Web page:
The Course of Kindness
Editorial by Terry Forde
“No act of kindness, no matter how small, is ever wasted.”– Aesop
Have you ever thought about where the word kind came from? It is a very old word that we’ve been using in some form or another for more than a thousand years.
The root word is kin, which means family, as in kindred, or my kinfolk, or just my kin. To be family was to be kinned, and over the centuries it was contracted to kind.
So kindness literally means “like family.” In practical terms, it means to regard all of humankind as belonging to one great family, one great kinship – and to treat one another accordingly.
This idea of the kinship of all humanity is universal in religious and ethical thought, and it is older than the words we use to describe it. Perhaps we can reclaim this connection between kin and kindness.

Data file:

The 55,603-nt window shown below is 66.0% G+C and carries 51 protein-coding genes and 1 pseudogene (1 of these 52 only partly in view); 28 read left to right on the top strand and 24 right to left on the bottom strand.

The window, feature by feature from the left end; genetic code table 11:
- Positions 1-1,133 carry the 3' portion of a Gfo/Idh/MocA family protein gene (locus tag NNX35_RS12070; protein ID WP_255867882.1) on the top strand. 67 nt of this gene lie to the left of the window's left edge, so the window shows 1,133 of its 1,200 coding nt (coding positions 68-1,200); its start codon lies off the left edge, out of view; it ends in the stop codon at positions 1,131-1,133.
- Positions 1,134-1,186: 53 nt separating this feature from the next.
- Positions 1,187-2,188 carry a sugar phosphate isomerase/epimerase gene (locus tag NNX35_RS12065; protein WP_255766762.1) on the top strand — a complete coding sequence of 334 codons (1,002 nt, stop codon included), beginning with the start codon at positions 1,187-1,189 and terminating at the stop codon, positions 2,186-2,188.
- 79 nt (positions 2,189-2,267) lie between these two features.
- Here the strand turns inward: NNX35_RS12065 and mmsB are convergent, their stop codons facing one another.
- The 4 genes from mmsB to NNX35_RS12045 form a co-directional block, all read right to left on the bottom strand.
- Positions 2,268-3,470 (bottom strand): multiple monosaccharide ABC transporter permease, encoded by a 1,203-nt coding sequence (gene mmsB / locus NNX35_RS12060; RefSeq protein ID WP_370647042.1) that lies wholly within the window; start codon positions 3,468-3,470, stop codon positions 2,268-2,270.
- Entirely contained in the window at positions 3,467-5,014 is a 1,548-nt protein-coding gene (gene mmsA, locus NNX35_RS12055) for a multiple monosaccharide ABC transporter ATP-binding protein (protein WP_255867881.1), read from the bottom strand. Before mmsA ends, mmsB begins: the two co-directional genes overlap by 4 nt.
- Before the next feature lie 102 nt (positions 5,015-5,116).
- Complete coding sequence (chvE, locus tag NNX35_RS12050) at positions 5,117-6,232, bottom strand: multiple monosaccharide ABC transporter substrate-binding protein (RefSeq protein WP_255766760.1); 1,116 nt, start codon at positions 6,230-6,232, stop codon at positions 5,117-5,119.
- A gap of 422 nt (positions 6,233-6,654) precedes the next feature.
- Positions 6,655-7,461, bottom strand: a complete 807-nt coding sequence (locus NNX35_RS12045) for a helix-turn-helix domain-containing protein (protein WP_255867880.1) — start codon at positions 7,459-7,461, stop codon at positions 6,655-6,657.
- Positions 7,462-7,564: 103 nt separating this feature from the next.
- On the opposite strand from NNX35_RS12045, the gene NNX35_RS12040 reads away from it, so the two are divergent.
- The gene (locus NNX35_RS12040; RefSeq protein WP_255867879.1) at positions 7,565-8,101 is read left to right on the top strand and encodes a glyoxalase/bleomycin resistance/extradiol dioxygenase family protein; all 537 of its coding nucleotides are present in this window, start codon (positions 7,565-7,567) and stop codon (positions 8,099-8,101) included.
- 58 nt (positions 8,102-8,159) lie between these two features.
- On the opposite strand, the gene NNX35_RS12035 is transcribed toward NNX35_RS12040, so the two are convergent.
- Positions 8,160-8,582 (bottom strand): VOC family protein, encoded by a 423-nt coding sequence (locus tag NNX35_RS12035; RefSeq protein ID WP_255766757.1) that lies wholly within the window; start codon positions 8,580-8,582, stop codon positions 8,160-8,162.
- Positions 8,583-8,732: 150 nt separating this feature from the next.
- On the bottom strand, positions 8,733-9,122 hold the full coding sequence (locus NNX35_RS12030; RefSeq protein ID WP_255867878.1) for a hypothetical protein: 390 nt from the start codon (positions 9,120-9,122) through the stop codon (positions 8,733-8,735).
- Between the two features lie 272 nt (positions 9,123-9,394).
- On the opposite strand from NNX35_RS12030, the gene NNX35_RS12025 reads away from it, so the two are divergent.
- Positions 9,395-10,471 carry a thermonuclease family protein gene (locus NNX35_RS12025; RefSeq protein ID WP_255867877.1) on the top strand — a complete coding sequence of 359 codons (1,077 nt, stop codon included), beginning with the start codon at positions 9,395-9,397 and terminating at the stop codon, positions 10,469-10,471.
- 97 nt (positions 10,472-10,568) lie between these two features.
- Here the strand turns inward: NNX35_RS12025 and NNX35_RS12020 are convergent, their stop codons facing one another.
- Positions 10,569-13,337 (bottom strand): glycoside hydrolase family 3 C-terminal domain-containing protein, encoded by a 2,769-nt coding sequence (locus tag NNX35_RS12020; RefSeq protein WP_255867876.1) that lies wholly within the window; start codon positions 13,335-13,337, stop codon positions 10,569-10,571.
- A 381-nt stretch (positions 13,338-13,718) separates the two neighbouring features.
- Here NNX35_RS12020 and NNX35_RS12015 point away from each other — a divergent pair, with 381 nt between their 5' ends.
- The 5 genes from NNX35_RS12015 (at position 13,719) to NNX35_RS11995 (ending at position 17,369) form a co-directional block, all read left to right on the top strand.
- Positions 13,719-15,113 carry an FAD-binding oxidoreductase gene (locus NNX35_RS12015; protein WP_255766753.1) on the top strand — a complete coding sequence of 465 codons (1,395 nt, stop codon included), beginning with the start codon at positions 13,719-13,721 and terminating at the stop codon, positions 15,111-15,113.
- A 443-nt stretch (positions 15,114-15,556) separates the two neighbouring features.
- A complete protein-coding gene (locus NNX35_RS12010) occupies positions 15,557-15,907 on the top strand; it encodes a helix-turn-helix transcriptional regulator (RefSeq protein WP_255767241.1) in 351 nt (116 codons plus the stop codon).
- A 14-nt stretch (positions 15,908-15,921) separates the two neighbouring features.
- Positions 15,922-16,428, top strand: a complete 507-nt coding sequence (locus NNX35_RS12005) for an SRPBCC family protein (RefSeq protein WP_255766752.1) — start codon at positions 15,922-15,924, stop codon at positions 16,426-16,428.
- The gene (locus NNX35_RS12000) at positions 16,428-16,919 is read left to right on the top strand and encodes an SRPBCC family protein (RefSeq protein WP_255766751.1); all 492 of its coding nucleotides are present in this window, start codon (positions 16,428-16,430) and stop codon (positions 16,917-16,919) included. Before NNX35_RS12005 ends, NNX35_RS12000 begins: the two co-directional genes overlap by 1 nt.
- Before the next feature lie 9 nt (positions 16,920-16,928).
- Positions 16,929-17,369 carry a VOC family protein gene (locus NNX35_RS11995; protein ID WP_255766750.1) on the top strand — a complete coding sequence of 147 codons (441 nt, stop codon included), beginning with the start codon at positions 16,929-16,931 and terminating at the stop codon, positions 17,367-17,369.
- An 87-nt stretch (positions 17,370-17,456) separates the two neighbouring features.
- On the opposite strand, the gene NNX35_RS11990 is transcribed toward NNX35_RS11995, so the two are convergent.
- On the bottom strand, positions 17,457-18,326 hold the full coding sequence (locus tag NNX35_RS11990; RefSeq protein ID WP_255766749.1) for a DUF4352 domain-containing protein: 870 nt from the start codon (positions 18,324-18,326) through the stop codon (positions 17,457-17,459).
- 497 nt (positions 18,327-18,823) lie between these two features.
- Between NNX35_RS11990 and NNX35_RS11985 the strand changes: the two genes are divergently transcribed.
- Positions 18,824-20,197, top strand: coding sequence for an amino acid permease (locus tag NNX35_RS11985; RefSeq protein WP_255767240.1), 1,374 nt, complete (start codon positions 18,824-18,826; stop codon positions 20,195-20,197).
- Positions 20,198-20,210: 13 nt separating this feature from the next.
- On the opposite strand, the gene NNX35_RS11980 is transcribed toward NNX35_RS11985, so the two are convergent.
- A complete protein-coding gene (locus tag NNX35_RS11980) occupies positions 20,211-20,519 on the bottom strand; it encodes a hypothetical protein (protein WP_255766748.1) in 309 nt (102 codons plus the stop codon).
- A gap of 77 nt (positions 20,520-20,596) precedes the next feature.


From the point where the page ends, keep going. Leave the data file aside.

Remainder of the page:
Kindness exemplifies our Mission to extend God’s care through the ministry of physical, mental, and spiritual healing. It is an important expression of our sacred calling to provide the world class care that will result in healing for the whole person.
It is through kindness that everyone with whom we interact – including our patients and their families, those in the communities we serve, and the teams with whom we work each day – can sense the seriousness with which we regard our Mission.
Kindness brings a special focus to our work and helps deepen our understanding and appreciation for those around us. Kindness helps establish trust and strengthens relationships. Kindness creates an environment for growth. It nurtures healing.
This is not just a technique or a psychological trick. The practice of kindness changes the way we think about our shared task and energizes every interaction. When kindness becomes routine, it has a way of impacting everything we do, and it is a benefit to all of our kindred, the whole human family, to which we all belong.
Terry Forde is President & CEO Adventist HealthCare
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